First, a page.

Consumed by the murder of George Floyd and the protests against killer cops, rapper A Meazy called local producer Mic Coats at the end of May and invited him to work on a new song with some of Denver hip-hop's sharpest voices.
“Something was tugging on him to put together an artistic piece of work to speak to the heaviness that’s going on with the protesting and the Black Lives Matter movement and the racial inequalities among us,” recalls Coats.
The two artists had collaborated on some of A Meazy’s previous projects. But Coats wasn’t immediately sure how to approach this one — particularly because he had been hiding away, too traumatized by the violence to focus. “I was kind of shielding myself from a lot of the mainstream media about it,” he explains.
While the forty-year-old Coats has a long history with The Foodchain hip-hop collective, his more recent music has been a sort of diary. He names his songs with dates, and documents what’s going on in his life. Responding to direct political issues was something that the Foodchain did, but it hasn’t been central to his work alone or with artists like Kayla Rae, Trev Rich and Danae Simone.
“I prayed about it a little bit,” says Coats. “I tried to indulge myself in some of the media for the first time. It was so heavy, seeing the fact that our young people and people older than us are just fed up with the status quo. There’s this heavy thing, seeing so many people from different backgrounds and races and ethnicities coming together to fight back against this hateful shit that is going on. Most of us are tired of us sweeping this shit under the rug as if things never happened. Long story short, I spent the better part of that night trying to toggle with some specific ideas.”
He sampled an old Foodchain track that had never come out called “Black Is Me," and toyed with various versions of the beat. By 5 a.m., he had settled on a sound that expressed his emotions about the violence, and he sent the track to A Meazy, who was moved by what he heard.
A Meazy recruited Chy Reco, Ramond and Wil Guice to come to Side 3 Studios in Lincoln Park and write and record tracks for five hours one day. Guice, a Grammy-nominated songwriter with an angelic voice, had packed his truck before the session and was ready to move to Atlanta. Coming in to record was the last thing he did in Denver.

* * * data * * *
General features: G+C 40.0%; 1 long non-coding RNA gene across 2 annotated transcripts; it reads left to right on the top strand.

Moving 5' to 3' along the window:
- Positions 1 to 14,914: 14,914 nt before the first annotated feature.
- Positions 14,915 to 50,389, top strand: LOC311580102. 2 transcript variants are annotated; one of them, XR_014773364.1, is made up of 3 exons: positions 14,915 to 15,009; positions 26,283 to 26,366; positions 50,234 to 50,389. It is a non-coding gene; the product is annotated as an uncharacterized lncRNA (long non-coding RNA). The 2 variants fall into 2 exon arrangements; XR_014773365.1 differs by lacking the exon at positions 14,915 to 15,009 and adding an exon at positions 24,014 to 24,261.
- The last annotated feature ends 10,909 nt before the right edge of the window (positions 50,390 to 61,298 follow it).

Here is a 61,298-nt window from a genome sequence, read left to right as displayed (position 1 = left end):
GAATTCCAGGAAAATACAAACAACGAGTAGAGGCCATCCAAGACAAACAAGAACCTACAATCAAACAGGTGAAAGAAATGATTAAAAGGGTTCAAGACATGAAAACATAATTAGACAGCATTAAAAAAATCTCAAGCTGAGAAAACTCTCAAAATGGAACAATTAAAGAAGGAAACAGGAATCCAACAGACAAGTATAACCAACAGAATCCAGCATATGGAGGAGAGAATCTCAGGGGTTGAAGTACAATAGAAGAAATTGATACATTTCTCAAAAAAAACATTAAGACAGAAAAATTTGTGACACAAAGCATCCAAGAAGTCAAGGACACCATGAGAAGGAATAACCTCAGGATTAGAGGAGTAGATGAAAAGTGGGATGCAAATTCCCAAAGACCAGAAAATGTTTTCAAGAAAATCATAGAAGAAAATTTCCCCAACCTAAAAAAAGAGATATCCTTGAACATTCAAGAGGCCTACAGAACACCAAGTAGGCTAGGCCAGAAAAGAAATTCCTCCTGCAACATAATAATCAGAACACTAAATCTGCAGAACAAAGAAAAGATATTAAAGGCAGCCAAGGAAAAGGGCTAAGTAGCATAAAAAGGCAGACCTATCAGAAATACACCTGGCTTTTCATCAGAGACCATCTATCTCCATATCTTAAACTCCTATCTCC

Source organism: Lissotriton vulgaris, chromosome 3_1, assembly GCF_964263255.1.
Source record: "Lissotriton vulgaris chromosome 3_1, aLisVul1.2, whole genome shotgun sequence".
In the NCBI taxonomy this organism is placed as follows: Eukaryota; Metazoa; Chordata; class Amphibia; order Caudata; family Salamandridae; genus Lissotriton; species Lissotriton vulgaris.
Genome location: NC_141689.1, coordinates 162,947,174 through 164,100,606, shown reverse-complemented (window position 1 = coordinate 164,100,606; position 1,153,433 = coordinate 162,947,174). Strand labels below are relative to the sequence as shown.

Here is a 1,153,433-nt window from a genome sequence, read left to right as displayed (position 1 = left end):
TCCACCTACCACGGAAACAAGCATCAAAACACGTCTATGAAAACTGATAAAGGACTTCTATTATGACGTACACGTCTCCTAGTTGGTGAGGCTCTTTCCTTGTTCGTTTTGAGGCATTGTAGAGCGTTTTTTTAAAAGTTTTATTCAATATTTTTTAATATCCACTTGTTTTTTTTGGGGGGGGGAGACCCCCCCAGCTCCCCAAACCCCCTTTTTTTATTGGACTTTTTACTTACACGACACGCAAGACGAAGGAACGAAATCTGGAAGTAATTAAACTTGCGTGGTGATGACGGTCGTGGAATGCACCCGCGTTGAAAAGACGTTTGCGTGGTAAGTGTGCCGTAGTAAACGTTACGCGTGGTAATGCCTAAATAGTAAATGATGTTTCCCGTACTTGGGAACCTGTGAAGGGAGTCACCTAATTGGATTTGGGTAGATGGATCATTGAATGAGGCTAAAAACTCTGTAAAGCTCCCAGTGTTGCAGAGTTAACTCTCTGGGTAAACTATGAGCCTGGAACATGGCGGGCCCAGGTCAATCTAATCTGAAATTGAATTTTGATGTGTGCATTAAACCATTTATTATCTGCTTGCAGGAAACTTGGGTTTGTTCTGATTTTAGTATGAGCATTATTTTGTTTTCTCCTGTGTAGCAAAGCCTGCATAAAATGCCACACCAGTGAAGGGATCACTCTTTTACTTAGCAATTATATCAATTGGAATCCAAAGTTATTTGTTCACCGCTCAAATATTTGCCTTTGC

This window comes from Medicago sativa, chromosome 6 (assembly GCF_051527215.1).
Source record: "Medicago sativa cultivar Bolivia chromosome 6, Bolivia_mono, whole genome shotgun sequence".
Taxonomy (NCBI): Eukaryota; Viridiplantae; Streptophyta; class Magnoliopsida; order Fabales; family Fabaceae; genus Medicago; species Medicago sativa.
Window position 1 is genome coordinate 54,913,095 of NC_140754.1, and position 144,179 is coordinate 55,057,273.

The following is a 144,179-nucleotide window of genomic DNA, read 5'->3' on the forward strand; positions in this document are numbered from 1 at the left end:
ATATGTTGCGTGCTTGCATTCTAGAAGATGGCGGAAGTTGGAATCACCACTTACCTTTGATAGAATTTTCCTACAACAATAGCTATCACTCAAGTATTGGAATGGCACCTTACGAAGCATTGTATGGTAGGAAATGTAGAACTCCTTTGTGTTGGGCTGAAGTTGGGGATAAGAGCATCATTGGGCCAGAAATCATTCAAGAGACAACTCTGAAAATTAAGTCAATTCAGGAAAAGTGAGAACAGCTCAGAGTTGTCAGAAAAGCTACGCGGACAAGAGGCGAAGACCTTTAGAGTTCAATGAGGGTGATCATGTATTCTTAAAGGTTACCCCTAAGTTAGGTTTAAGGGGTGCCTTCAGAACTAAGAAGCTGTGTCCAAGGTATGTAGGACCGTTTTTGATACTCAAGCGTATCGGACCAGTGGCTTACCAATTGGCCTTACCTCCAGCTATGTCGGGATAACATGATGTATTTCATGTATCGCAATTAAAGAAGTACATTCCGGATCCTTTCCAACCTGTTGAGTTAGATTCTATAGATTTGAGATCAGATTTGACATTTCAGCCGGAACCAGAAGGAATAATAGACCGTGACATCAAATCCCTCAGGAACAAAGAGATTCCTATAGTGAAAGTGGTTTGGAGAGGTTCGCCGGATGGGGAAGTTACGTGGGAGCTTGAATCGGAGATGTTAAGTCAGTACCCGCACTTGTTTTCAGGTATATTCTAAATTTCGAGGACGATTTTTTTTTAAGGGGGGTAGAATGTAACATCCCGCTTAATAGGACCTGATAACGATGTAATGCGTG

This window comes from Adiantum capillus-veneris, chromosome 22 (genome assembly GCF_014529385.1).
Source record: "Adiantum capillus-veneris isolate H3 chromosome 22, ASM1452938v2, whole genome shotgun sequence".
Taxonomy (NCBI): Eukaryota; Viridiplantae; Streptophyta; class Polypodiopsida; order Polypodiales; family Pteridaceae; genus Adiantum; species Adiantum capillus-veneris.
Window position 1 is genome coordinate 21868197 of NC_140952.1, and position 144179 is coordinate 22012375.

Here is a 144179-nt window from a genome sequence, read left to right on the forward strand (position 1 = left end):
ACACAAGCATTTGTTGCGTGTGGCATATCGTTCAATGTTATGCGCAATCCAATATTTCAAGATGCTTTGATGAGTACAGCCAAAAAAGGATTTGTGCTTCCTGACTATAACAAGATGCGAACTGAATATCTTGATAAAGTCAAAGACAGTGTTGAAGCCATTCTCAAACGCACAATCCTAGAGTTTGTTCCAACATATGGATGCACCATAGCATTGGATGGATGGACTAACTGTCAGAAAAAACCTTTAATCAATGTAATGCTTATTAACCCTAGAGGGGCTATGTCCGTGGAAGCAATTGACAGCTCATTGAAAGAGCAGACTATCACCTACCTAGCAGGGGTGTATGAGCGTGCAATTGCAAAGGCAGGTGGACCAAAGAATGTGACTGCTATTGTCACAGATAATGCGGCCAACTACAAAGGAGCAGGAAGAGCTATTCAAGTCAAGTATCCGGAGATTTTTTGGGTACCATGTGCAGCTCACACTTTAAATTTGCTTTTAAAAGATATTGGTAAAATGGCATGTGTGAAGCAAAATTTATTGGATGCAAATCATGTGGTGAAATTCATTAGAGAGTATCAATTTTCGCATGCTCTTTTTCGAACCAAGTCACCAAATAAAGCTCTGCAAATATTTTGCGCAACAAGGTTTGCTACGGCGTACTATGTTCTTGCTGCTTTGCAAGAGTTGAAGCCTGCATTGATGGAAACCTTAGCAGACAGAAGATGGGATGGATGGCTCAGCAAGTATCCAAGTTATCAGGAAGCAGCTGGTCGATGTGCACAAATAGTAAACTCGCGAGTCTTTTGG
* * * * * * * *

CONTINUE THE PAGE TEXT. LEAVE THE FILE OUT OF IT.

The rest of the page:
“He wrote everything while he was in the booth, and he built an entire song,” says Coats. “The backups of the hook were done first, [then] he took a break and came back in. He wrote the hook on the spot and went from front to back. ... He’s a soulful dude. He gave me everything he could possibly give me in that session. It was so powerful to see him release that way. I think we all struggled with how to mourn with all these things going on. I get a little choked up thinking about it.”
“It’s hard to be non-violent. I swear to God I tried it,” sang Guice. “I tried to speak and not fight. But I can’t breathe. No, I can’t breathe.”
The rest of the tracks, laid down by Reco, Ramond and A Meazy, were just as profound. The recording session became a space for them to wrangle with grief, confusion and anger.
“The heaviness people of color are having to bear and these triggers that we experience through this shit that’s happened...it’s hard to understand how to release it,” says Coats. “I think all the artists that night were having a hard time imagining how to bottle up all that fucking pain into a sixteen-bar verse. But it was special to see everybody go through their process of doing it, and we wrote it there on the spot. As you can hear in my voice, it was a life-changing experience.”
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The result of that collaboration was “I Can’t Breathe (Again),” a powerful song about the death of black people at the hands of murderous cops, the blunt fact that cops make people feel threatened, not safe, and the internal struggles between non-violence and revolt.
During the second week in June, while the artists were putting their finishing touches on the song, the protests began to slow down as reforms were announced. Coats hopes that "I Can't Breathe (Again)" helps the movement refuel; after all, police have been murdering and brutalizing people for decades, and the struggle to stop that institutional violence and racism is a long one.
“I think people are starting to get a little worn out, and they need a little pick-me-up,” says Coats. “Hopefully something like this will help spark the movement forward a little more.”